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{bio,medical} informatics

Monday, July 17, 2000

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BBC News Celera plans next step
"Craig Venter, head of Celera Genomics which last month completed the map of the human genome, has outlined his next goal.

Speaking at a conference he said his new task was to map the proteins which drive all chemical reactions in the body."

""A big part of the business is the straightforward providing of information, but I'm not complacent just to do that," Venter said."
Wired Gene War Heating Up Again
"Academic researchers and private companies are continuing their tug of war over the human genome map. This time the fight centers around who has the best system for delivering cloned genes for research.

""The Human Genome Project provides information, but it's only terabytes of information in computers, not the physical DNA," said Joshua LaBaer, an instructor of medicine and director of the Harvard Institute for Proteomics. "You can't do an experiment on it. All you can do is look up information."

Harvard researchers and several private companies have begun competing to build the best gene clone warehouses.

Celera, the company that last month announced it had completed a map of the human genome, said Wednesday it has joined with Life Technologies, a biotechnology tool company, to create its own bank of cloned genes and their complete chemical sequences."

"Whether the projects will succeed comes down to money for both Celera and Harvard. Celera needs to make it. Harvard needs to acquire it in the form of funding, which it hopes to get partly from the National Institutes of Health.

But McPherson doubts it can be a big moneymaker.

"Celera's current business plan seems to be to produce resources similar to those that are freely available," he said. "I don't see how they can do that profitably.""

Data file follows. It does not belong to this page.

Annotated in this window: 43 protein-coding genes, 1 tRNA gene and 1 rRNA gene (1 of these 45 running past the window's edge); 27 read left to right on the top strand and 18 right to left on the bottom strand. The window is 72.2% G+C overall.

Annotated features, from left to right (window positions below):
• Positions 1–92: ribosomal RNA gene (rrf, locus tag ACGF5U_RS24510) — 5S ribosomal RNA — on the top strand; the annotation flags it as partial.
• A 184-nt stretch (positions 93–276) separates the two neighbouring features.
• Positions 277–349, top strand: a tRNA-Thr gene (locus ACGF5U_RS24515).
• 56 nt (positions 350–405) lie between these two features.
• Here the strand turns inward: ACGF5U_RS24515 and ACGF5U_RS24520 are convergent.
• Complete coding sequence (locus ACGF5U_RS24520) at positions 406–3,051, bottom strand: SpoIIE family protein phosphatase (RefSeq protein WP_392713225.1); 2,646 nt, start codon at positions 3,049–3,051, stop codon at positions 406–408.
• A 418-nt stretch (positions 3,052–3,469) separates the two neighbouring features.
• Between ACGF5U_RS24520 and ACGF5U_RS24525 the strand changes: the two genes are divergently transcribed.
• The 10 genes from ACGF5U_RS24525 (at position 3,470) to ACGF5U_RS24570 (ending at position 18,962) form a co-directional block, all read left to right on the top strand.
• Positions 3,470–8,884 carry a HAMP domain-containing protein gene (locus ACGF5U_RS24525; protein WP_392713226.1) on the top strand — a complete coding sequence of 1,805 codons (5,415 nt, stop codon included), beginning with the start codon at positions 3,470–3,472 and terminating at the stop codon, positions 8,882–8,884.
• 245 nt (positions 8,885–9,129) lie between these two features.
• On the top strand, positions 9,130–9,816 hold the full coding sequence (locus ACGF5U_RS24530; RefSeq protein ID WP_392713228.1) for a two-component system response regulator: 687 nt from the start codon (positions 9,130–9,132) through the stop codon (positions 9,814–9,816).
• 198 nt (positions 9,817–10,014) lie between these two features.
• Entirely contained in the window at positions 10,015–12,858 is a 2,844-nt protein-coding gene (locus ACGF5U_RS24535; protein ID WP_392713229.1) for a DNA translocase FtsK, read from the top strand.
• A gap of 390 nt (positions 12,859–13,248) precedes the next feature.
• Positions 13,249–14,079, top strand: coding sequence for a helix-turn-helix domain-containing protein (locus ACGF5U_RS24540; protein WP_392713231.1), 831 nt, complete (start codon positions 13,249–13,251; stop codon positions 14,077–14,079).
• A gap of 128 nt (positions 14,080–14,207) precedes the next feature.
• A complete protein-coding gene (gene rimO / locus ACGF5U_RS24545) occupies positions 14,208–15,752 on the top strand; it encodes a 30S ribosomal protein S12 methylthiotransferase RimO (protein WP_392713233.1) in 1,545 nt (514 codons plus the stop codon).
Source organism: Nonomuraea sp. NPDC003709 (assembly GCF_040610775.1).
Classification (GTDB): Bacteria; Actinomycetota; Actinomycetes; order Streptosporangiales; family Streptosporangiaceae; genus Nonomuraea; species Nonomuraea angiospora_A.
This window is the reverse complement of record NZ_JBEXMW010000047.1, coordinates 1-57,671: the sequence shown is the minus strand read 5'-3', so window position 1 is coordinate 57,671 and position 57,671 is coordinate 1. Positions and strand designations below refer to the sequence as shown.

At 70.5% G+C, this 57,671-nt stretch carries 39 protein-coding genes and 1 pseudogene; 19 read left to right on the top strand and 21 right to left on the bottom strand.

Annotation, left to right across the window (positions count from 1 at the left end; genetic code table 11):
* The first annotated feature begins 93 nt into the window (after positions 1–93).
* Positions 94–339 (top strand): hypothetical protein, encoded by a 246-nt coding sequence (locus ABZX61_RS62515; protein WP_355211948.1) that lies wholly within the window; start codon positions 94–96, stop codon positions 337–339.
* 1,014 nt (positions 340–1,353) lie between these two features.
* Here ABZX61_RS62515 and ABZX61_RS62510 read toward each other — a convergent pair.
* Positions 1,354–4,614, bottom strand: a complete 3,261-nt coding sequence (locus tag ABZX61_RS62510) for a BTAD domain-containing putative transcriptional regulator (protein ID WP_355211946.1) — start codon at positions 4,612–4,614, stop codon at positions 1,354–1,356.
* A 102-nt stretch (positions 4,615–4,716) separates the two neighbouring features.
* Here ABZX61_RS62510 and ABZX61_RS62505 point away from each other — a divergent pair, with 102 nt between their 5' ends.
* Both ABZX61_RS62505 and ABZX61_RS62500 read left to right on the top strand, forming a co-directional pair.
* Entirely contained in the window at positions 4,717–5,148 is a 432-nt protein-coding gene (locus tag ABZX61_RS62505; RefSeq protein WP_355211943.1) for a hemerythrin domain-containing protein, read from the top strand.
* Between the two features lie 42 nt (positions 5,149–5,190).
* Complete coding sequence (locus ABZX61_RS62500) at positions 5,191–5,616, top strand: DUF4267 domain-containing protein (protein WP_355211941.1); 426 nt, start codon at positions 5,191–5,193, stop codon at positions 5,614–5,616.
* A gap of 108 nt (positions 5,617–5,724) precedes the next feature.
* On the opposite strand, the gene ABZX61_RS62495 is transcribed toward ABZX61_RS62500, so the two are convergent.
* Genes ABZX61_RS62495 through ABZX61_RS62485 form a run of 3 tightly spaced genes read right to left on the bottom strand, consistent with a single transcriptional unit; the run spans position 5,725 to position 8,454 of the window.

redux [06.29.00]
Yahoo! News Celera to Shift Focus to Patentable Discoveries
"A day after Monday's announcement that it had sequenced the entire human genome, Celera Genomics said on Tuesday that it will turn its attention to other, potentially more profitable, endeavors.

"Speaking to investors during a conference call, Tony L. White, chairman of the PE Corporation, Celera's parent company, said that "all of the energy'' of the genomics unit will be directed toward discovery efforts "that are subject to intellectual property protection.''"

"The move toward discovery efforts represents "a shift from what we've been doing,'' White acknowledged. "Our focus from the formation of the company 2 years ago was to build a significant bioinformatics presence,'' he said, "but we have the money to pursue a much more grandiose strategy now and we intend to do that.''"

[ rhetoric ]

Bioinformatics will be at the core of biology in the 21st century. In fields ranging from structural biology to genomics to biomedical imaging, ready access to data and analytical tools are fundamentally changing the way investigators in the life sciences conduct research and approach problems. Complex, computationally intensive biological problems are now being addressed and promise to significantly advance our understanding of biology and medicine. No biological discipline will be unaffected by these technological breakthroughs.


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